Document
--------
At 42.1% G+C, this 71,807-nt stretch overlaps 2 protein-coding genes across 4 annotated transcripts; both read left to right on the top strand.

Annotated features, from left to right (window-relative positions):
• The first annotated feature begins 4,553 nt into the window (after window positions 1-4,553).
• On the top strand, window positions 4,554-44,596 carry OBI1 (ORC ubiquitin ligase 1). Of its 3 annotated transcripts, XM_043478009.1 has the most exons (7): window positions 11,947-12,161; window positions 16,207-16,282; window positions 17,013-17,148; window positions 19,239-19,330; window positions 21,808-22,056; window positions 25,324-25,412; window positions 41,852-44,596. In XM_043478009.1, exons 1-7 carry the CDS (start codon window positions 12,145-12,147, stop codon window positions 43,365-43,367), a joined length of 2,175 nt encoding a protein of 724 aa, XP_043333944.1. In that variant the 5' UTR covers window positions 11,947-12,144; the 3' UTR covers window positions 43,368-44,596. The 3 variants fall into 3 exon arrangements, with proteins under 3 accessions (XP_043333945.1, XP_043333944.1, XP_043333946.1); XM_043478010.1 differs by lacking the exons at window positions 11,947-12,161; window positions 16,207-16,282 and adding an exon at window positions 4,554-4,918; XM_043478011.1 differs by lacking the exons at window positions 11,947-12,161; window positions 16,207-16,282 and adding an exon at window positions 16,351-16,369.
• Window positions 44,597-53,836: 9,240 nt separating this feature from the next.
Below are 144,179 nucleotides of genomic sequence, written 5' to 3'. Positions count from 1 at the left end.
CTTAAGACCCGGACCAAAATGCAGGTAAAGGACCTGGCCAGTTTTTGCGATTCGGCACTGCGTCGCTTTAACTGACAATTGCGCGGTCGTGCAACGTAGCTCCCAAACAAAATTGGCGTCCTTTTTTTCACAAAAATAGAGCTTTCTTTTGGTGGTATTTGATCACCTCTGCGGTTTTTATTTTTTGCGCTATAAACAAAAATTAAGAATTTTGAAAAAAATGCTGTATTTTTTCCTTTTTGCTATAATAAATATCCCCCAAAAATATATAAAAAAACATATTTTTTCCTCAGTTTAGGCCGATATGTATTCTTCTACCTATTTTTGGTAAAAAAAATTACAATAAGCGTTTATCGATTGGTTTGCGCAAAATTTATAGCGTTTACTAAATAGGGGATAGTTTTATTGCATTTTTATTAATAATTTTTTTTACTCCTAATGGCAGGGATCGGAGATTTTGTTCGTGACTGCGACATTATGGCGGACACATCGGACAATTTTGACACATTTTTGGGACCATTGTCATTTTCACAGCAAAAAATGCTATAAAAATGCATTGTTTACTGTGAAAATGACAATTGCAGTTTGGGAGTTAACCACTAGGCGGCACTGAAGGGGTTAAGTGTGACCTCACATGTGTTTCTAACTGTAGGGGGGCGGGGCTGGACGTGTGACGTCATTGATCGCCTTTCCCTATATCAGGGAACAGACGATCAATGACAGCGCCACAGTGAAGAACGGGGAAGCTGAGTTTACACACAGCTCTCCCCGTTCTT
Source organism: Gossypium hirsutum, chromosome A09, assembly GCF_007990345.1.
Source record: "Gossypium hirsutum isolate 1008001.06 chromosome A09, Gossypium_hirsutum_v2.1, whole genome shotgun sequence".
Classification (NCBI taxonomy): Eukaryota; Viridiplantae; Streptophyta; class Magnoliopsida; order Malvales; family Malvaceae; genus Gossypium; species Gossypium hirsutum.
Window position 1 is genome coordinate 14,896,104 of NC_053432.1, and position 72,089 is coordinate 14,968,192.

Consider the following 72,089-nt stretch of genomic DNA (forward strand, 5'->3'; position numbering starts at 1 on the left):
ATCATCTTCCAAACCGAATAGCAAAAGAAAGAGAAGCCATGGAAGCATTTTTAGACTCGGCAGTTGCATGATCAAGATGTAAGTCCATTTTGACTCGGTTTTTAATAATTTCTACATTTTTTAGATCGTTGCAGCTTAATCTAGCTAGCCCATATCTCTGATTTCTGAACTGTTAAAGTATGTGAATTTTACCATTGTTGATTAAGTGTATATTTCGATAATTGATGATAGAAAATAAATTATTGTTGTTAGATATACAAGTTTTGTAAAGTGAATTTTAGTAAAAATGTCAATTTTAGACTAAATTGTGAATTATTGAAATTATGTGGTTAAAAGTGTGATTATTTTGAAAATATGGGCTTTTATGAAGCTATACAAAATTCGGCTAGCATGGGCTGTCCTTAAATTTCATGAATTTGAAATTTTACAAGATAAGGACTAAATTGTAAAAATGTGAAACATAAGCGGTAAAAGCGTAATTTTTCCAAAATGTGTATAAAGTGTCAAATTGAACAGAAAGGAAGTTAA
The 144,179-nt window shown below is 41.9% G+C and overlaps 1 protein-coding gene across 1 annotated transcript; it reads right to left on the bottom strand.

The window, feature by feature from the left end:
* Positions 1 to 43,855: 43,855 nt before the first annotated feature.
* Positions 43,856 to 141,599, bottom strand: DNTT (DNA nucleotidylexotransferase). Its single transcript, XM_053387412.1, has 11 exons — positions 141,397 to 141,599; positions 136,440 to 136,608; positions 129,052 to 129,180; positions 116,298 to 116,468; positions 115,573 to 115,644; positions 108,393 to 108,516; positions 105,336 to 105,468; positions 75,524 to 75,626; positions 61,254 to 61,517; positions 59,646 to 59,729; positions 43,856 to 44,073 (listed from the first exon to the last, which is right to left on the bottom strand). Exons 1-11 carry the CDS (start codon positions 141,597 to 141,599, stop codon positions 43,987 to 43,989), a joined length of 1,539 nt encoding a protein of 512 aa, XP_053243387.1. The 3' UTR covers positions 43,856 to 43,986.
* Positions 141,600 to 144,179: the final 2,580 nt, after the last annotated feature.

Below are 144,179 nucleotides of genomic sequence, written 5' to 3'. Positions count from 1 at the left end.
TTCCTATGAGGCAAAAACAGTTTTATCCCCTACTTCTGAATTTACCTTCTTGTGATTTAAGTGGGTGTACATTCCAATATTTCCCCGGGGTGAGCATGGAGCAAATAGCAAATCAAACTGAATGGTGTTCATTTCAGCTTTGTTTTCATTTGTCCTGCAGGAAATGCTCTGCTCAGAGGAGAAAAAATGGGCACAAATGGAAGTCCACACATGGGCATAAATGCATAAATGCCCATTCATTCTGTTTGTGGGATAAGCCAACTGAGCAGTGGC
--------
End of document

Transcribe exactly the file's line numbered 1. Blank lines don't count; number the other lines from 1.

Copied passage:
At 42.1% G+C, this 71,807-nt stretch overlaps 2 protein-coding genes across 4 annotated transcripts; both read left to right on the top strand.